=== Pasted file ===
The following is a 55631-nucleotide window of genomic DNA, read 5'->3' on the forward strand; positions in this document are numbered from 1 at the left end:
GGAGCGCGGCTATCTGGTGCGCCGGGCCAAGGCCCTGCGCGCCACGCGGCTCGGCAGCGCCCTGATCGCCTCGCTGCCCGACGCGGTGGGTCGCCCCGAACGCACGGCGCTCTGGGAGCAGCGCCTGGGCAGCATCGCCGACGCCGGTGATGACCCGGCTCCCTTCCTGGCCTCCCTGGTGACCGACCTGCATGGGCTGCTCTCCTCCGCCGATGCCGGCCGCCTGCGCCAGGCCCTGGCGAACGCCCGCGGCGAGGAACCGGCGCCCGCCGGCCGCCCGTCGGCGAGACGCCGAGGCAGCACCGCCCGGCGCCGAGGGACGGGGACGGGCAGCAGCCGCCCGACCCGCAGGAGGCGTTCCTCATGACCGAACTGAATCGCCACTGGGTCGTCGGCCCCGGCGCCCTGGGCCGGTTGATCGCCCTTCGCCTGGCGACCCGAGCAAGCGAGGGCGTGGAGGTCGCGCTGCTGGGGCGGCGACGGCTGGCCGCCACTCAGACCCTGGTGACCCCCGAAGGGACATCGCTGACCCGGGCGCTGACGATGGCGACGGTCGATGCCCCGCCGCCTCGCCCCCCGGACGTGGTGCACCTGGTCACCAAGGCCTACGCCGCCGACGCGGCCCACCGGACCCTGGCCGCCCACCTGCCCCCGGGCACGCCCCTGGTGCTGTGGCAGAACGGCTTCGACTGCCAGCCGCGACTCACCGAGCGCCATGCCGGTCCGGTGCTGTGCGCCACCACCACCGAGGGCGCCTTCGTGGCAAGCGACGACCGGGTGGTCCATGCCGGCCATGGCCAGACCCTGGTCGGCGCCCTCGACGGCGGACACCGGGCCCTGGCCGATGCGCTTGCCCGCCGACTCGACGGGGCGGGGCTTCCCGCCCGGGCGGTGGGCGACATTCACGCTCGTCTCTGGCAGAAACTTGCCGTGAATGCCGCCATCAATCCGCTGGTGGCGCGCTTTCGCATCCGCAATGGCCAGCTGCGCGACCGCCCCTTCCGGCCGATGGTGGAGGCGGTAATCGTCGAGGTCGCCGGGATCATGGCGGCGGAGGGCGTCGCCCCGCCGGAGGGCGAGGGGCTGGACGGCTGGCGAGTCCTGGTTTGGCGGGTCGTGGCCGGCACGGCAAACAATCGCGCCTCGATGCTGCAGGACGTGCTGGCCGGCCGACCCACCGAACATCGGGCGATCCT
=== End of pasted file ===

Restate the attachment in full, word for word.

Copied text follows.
The following is a 55631-nucleotide window of genomic DNA, read 5'->3' on the forward strand; positions in this document are numbered from 1 at the left end:
GGAGCGCGGCTATCTGGTGCGCCGGGCCAAGGCCCTGCGCGCCACGCGGCTCGGCAGCGCCCTGATCGCCTCGCTGCCCGACGCGGTGGGTCGCCCCGAACGCACGGCGCTCTGGGAGCAGCGCCTGGGCAGCATCGCCGACGCCGGTGATGACCCGGCTCCCTTCCTGGCCTCCCTGGTGACCGACCTGCATGGGCTGCTCTCCTCCGCCGATGCCGGCCGCCTGCGCCAGGCCCTGGCGAACGCCCGCGGCGAGGAACCGGCGCCCGCCGGCCGCCCGTCGGCGAGACGCCGAGGCAGCACCGCCCGGCGCCGAGGGACGGGGACGGGCAGCAGCCGCCCGACCCGCAGGAGGCGTTCCTCATGACCGAACTGAATCGCCACTGGGTCGTCGGCCCCGGCGCCCTGGGCCGGTTGATCGCCCTTCGCCTGGCGACCCGAGCAAGCGAGGGCGTGGAGGTCGCGCTGCTGGGGCGGCGACGGCTGGCCGCCACTCAGACCCTGGTGACCCCCGAAGGGACATCGCTGACCCGGGCGCTGACGATGGCGACGGTCGATGCCCCGCCGCCTCGCCCCCCGGACGTGGTGCACCTGGTCACCAAGGCCTACGCCGCCGACGCGGCCCACCGGACCCTGGCCGCCCACCTGCCCCCGGGCACGCCCCTGGTGCTGTGGCAGAACGGCTTCGACTGCCAGCCGCGACTCACCGAGCGCCATGCCGGTCCGGTGCTGTGCGCCACCACCACCGAGGGCGCCTTCGTGGCAAGCGACGACCGGGTGGTCCATGCCGGCCATGGCCAGACCCTGGTCGGCGCCCTCGACGGCGGACACCGGGCCCTGGCCGATGCGCTTGCCCGCCGACTCGACGGGGCGGGGCTTCCCGCCCGGGCGGTGGGCGACATTCACGCTCGTCTCTGGCAGAAACTTGCCGTGAATGCCGCCATCAATCCGCTGGTGGCGCGCTTTCGCATCCGCAATGGCCAGCTGCGCGACCGCCCCTTCCGGCCGATGGTGGAGGCGGTAATCGTCGAGGTCGCCGGGATCATGGCGGCGGAGGGCGTCGCCCCGCCGGAGGGCGAGGGGCTGGACGGCTGGCGAGTCCTGGTTTGGCGGGTCGTGGCCGGCACGGCAAACAATCGCGCCTCGATGCTGCAGGACGTGCTGGCCGGCCGACCCACCGAACATCGGGCGATCCT